Government proposals to curtail the timeline for appeals by people held in immigration detention centres could lead to injustices, the Law Society of England and Wales has warned.
The proposals would mean the time between an initial decision and conclusion of an appeal to the First-tier Tribunal would be capped between 25 and 28 working days. The current average for an appeal determination is about 36 working days.
Who would be affected?
According to the government’s proposals, the new rules would affect detained foreign criminals and failed asylum seekers. This could speed up about 2,000 cases every year and save the taxpayer an estimated £2.7million.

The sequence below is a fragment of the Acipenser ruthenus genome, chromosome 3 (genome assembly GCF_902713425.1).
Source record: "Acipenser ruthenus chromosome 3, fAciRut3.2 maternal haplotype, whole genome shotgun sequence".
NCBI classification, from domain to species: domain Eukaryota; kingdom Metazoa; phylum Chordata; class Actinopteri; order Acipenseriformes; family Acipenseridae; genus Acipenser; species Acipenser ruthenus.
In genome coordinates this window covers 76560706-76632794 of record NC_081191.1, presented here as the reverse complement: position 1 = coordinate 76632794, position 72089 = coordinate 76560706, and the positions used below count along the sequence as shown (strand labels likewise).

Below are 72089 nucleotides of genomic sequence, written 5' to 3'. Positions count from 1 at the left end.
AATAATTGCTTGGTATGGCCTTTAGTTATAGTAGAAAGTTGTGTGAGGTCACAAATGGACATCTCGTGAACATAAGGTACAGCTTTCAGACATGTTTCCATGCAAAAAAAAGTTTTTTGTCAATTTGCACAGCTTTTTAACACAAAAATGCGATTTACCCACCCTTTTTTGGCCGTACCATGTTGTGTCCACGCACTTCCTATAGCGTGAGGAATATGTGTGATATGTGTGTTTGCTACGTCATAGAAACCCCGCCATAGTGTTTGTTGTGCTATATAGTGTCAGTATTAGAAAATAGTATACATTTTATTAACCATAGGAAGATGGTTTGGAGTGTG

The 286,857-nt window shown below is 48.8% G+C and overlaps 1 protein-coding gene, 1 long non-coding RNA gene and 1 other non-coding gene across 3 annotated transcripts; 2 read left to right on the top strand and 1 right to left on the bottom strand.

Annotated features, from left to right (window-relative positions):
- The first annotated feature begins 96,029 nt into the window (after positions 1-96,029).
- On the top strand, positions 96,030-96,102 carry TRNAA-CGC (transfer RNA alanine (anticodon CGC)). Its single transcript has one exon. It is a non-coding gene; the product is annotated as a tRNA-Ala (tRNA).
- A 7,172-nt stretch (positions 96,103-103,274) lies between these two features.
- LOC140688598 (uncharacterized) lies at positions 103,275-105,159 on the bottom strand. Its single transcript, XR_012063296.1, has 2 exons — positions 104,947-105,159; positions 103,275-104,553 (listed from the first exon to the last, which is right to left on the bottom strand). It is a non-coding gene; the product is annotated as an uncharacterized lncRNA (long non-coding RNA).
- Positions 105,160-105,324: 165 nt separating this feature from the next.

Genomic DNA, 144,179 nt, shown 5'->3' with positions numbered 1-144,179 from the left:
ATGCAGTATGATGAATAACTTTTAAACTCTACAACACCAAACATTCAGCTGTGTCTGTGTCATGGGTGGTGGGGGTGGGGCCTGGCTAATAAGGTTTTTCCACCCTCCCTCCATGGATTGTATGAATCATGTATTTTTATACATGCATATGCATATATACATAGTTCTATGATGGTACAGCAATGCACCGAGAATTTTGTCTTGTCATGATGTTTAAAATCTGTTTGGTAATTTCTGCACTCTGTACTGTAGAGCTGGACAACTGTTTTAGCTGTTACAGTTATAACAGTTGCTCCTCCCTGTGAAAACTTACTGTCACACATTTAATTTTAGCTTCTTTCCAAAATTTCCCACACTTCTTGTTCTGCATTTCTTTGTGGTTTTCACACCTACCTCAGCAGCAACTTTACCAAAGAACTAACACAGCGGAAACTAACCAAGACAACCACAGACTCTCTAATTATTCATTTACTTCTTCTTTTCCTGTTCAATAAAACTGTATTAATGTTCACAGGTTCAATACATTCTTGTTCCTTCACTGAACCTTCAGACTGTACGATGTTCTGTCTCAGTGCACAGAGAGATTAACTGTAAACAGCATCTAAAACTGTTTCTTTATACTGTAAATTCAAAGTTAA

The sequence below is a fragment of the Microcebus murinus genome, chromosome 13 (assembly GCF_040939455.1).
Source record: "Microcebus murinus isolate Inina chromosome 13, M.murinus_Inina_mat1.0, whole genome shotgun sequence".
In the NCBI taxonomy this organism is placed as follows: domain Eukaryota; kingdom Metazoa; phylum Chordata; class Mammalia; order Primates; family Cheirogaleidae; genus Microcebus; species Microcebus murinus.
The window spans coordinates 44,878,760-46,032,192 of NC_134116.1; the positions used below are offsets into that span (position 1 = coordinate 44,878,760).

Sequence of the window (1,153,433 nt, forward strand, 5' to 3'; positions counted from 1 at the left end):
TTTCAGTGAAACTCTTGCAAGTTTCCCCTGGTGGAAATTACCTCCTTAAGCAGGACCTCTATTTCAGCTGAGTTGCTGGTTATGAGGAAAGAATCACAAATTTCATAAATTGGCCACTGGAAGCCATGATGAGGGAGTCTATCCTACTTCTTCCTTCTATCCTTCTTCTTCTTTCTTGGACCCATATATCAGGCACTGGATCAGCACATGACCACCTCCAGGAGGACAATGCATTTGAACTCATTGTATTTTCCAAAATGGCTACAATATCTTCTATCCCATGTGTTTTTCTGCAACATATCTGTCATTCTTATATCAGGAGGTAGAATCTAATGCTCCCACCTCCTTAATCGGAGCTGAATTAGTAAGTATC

Law Society president Christina Blacklaws said:
“If people in immigration detention are forced to make appeals through a fast-track system there is a real risk of unjust decisions leading to people being removed from the UK unlawfully.
“Asylum and immigration claims may be complex and gathering evidence can take time.
“Accelerating the appeals process when there are so many unreliable initial decisions by the Home Office risks riding roughshod over people’s rights.”
Human rights grounds
Many claims diverted to the fast-track would be on human rights grounds, and Home Office figures show 56% of appeals on these grounds succeed. Other claims would be for asylum where 41% of appeals are upheld.
The plans would replace the old detained fast track appeals system, which was brought to an end in 2015 after a Court of Appeal ruling, however, the Court did not disagree in principle to an expedited appeals process.